If you read my last post, you understand that the first step on the path to reducing stress is to acknowledge that you are the only person on earth that can change things. The world will do what the world does. You can’t control it. You can, however, change how you do things.
So, what is the next step?
A good place to start is to get everything on the table. If you are a Director of Technology, surface all your commitments and write them down. Go to each building and solicit every tech support call that is still outstanding. It’s not uncommon for some teachers or administrators to stop putting in tech support issues if they have stopped believing that they will be taken care of in a reasonable time frame. They say to themselves, “What the heck. Why bother?” Get these issues too. They are important.
By the way, no matter what is causing your stress, even if you are not a Director of Technology, collecting every tiny item that is outstanding in your to do’s and writing it down in a single place, is an important step in reducing your stress.
You might be thinking, “Wait a minute. Won’t seeing all my outstanding to do’s and commitments in one place make my overwhelm and stress worse?”
No, not really. Sometimes the stressful weight we carry is heavier because of what we don’t know, because of what we imagine. Seeing it all on paper in front of us can be shocking; but it actually puts boundaries on things. It’s all there. Nothing is hiding. Nothing is imaginary. We can see clearly the scope of the problem.
Now, with the scope clear, we can begin to take control. Which items can be handled relatively easily? Which items have no time frames on them? Why not put new and realistic time frames on them, rather than letting them hang out there without any commitment of a date? Which items are long overdue and should be considered high priorities? Which items can be renegotiated? etc.
I love the story of the man waiting for an elevator that had no floor indicator. He wants to go UP so he presses the UP button. He waits for what he thinks is a reasonable amount of time for the elevator to come, and when it doesn’t, he walks back over and pushes the lit UP button again. Intellectually he knows that pushing the button again will do no good; but he does it anyway.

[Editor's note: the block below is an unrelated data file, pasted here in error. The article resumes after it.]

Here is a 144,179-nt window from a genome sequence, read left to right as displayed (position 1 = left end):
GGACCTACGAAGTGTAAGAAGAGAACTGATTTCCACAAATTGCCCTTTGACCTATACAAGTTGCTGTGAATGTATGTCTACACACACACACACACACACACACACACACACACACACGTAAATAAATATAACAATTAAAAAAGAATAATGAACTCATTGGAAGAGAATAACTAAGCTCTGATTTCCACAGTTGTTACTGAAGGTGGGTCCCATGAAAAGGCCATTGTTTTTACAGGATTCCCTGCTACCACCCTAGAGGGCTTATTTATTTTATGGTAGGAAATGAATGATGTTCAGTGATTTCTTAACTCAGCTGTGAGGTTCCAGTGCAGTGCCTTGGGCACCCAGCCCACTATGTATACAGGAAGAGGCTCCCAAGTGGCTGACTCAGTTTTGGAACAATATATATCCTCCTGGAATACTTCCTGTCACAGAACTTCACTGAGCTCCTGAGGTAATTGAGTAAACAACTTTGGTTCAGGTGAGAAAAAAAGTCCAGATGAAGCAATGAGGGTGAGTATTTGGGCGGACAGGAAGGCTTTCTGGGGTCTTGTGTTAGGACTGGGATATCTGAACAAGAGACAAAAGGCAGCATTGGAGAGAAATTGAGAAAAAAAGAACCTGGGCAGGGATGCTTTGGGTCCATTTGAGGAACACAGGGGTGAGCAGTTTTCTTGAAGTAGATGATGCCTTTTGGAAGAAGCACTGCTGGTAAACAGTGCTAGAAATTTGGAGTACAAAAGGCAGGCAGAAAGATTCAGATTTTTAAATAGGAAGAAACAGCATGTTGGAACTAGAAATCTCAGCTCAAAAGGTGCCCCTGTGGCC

He continues to wait and grows more impatient. Still no elevator. He loses his cool and presses the DOWN button. Because he doesn’t know what is going on, he has decided to go all the way down to the Lobby in order to go up to his destination floor. If everyone waiting for the elevator does this, it cripples the system and things slow to a crawl.
The solution, make a Floor indicator available to those waiting. Once I can see that the elevator is making its way towards me, however slow it may be; at least I know it’s coming. I won’t be pressing the DOWN button in order to go UP
Let’s go back to the Director of Technology who has collected every outstanding item in each of the buildings. She can make a plan to “catch up” over some reasonable period of time. Maybe she feels it will take a 3-6 month period, for example. She can go back to each building and lay out this time frame for taking care of their issues. I guarantee that this will make things better for them and for her.
“Well, doesn’t having this new ‘catch up plan’ add to her stress?”
Not really for she is in control. She has surfaced the issues. She has developed the ‘catch up plan’. She has laid out the time frames she feels are reasonable. She might even be able to say, “I’ll need some short term help to take care of this backlog.”
The issue of control is paramount in understanding stress. One of the foundational features of stress is feeling overwhelmed and not in control of events or issues, even our lives. Laying out all our challenges allows up to see the scope of the problem and creating a plan to meet those challenges, is a first step to putting us back in the driver’s seat.
Of course there’s much more to this; but acknowledging our role, surfacing the issues, and creating a plan to resolve things is a great way to get started.